If you ask me about the last five weeks of my life, I’m more apt to brag to you about the joys of becoming a first time father and seeing my son come into the world and admiring my wife like never before.
    But if you press me further and ask me to characterize my last five weeks in the context of sports, I’ll tell you that I was sitting beside my wife’s bed in the delivery room helping her breath through the contractions the night Tyler Hansbrough dropped 40 on Georgia Tech. Or that watching Carolina beat Wake Forest from the hospital bedroom on February 19th while holding my sleeping son (his first Carolina game) provided me with a serene type of joy that I’d never experienced before.
    Carolina basketball is the drawing together of old friends from this blog and other places with animated phone calls and hurried text messages: “Did you see that Noel dunk?”
    Objectively speaking, I don’t gather that dook fans feel as much of a connection with their team. I do know that they don’t gather in Atlanta like we do.
    Sarah, I agree with your comment about Tyler. Some unnamed source projected Tyler as a #17 pick in the draft this year. I just don’t see him bolting on the heels of yesterday’s lackluster performance. And he’s going to love patrolling the paint next year with Brendan Wright at his side.
    Jengel, your brother-in-law is a good writer. But I’d kill to have the access he enjoys. The rest of us amateur hacks don’t get to see Quentin lying on the floor of the shower in the locker room in Dayton. At least Adam is kind enough to make us feel like we enjoy his access.
    Emma, thanks for the shout out regarging my “Opus” to Carolina basketball. If you take out that photograph and the front cover sheet, it’s really only about 50 pages and not 52! But I had to stretch it to make it a secondary homage to my fellow Gastonian, James Worthy. (He was #52)

  14. lee

    Maybe since we lost this weekend our boys won’t go to the NBA this year?? And then we get them all to ourselves again next year!! Selfish, I know.

  15. Lindsay (taking the bait)

    Great post, except for the part that it was written by you, of course.
    Me = David Noel’s positive attitude + Jackie Manuel’s recognition of on-court limitations + Ken Pomerory’s ability to pick NCAA brackets
    Ian = Matt Christensen’s impulse control with a side order of Trajan Langdon’s shot selection with Koach K’s vocabulary, and losing to a High-picks-only bracket in the ESPN pool.
    That being said…
    …it’s odd that I read two internet posts that sum up what I’ve always thought about UNC hoops but have never been able to put into words. I would also say that Dean Himself has never quite made the connection between “doing things the right way” on the court and in life quite so directly, even though he has written a book on the subject.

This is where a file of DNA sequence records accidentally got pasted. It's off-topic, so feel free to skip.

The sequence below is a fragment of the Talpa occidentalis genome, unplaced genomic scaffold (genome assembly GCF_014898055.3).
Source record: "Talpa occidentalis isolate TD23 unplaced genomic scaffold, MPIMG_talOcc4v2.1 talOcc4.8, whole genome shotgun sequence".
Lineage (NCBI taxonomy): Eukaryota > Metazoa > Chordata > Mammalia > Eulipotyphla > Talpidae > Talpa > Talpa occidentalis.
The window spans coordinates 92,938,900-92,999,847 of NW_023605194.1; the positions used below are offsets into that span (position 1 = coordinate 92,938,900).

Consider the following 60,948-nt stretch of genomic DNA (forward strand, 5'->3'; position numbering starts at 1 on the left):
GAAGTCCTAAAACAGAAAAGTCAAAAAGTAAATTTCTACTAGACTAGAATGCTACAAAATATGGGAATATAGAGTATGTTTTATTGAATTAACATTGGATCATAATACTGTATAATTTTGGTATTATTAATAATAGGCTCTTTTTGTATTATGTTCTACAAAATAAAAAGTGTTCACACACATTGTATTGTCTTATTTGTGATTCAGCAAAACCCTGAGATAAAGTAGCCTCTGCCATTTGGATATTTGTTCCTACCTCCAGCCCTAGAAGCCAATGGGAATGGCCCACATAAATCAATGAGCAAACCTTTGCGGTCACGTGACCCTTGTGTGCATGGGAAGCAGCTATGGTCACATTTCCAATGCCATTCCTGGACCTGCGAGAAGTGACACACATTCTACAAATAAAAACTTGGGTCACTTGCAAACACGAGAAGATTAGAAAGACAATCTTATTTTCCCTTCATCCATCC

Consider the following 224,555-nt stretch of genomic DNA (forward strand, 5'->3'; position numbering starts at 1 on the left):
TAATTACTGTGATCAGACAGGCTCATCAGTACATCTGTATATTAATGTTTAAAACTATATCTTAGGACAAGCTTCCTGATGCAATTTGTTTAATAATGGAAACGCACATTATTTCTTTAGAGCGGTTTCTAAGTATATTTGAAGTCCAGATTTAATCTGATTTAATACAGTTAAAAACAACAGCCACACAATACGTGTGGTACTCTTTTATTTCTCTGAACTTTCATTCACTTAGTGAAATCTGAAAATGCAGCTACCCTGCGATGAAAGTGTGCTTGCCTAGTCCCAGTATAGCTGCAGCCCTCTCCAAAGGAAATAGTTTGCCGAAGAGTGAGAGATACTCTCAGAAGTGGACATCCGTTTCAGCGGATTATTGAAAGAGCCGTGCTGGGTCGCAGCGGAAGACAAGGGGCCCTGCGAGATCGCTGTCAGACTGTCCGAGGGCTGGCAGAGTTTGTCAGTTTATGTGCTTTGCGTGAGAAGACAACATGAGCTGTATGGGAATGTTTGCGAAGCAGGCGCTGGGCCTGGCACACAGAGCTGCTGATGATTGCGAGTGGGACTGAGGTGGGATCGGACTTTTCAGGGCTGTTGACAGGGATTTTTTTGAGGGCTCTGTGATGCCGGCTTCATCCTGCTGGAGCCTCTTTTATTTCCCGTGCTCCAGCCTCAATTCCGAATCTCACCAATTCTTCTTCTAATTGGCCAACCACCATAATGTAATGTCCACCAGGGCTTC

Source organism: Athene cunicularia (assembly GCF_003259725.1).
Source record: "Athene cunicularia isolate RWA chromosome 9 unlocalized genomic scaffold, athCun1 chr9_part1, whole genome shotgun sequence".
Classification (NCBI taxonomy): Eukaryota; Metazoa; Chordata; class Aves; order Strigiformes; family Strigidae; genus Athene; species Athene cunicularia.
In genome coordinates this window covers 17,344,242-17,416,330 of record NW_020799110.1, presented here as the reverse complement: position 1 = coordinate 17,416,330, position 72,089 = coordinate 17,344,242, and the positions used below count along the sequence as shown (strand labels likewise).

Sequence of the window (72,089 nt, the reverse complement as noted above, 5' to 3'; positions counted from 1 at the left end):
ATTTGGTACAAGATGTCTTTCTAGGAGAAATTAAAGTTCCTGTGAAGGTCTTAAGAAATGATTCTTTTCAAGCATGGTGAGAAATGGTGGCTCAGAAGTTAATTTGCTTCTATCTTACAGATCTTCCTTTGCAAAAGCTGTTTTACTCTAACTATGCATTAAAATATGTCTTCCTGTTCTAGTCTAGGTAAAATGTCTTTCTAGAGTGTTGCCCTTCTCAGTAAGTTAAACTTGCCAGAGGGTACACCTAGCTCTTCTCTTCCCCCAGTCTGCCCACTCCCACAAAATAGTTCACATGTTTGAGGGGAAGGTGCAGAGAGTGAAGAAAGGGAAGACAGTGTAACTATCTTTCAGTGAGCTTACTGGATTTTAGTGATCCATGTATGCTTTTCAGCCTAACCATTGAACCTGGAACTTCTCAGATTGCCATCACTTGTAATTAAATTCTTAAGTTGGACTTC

Here’s the other one:

  16. Ian

    I was going to add Dean’s “never use a timeout” as a metaphor for “you should already know what to do.” And his “living and dying” comment is one I told Tessa yesterday to keep me from driving our car into the ocean.
    Lindsay’s comment, which was very funny except for the fact that Lindsay wrote it, has a great link by old uncbasketball.com poster Tar Heel Bill, who asserts that UNC plays a game that thrives (and occasionally loses) based on what he calls “moral authority.” I couldn’t agree more, but I see it a little differently.
    In many senses, we tend to be a team that gets freaked out when our opponents “don’t play by the rules” (hard fouls, etc.) or something bizarre happens (half-court heaves go in, backboard shatters, power goes out). We routinely play poorly after a week off. When things aren’t according to Hoyle, we can tank. It’s a rigidity that we often overcome, but many of our losses can be chalked up to it.

  17. Lindsay

    “When things aren’t according to Hoyle, we can tank. It’s a rigidity that we often overcome, but many of our losses can be chalked up to it.”
    True, but I don’t usually take those losses as badly as some people I know.
    The nice thing about having an Achilles’ heel, is that it tends to come with a pair of Achilles’ arms, Achilles’ legs, Achilles’ six-pack abs, etc.
    But, yes, we are often picked on and knocked around by the tough guys.
    I’ve got no real beef with what Ian said about hard fouls, just thought this pic would cheer everyone up.

  18. caveman

    bless you Lindsay, that picture of Mr Peepers was just what the doctor ordered…..now I must return to my war on beer

  19. wvlheel

    Emma – to extrapolate on Coach Smith’s opinion on the use of timeouts – I liked Coach Williams’ quote this year. He was commenting on a difficult stretch during a game where he wouldn’t call a timeout to settle the troops. “I didn’t get them into that mess, and I wasn’t going to get them out of it” – or something to that effect.
    I took that to mean that when times get tough, don’t take the easy way out. You should keep trudging along while giving your best effort and concentration, and not look for anyone to bail you out of that particular jam.
    I’m not sure if we did that yesterday (Coach Williams did in fact take a TO to try and calm the second half storm), but its a decent metaphor (maybe).
    Oh well, this morning I felt like I had lost a small piece of me, but now I’m better. It was a great season. At the beginning of the season I looked at the schedule and tried to find 10 wins.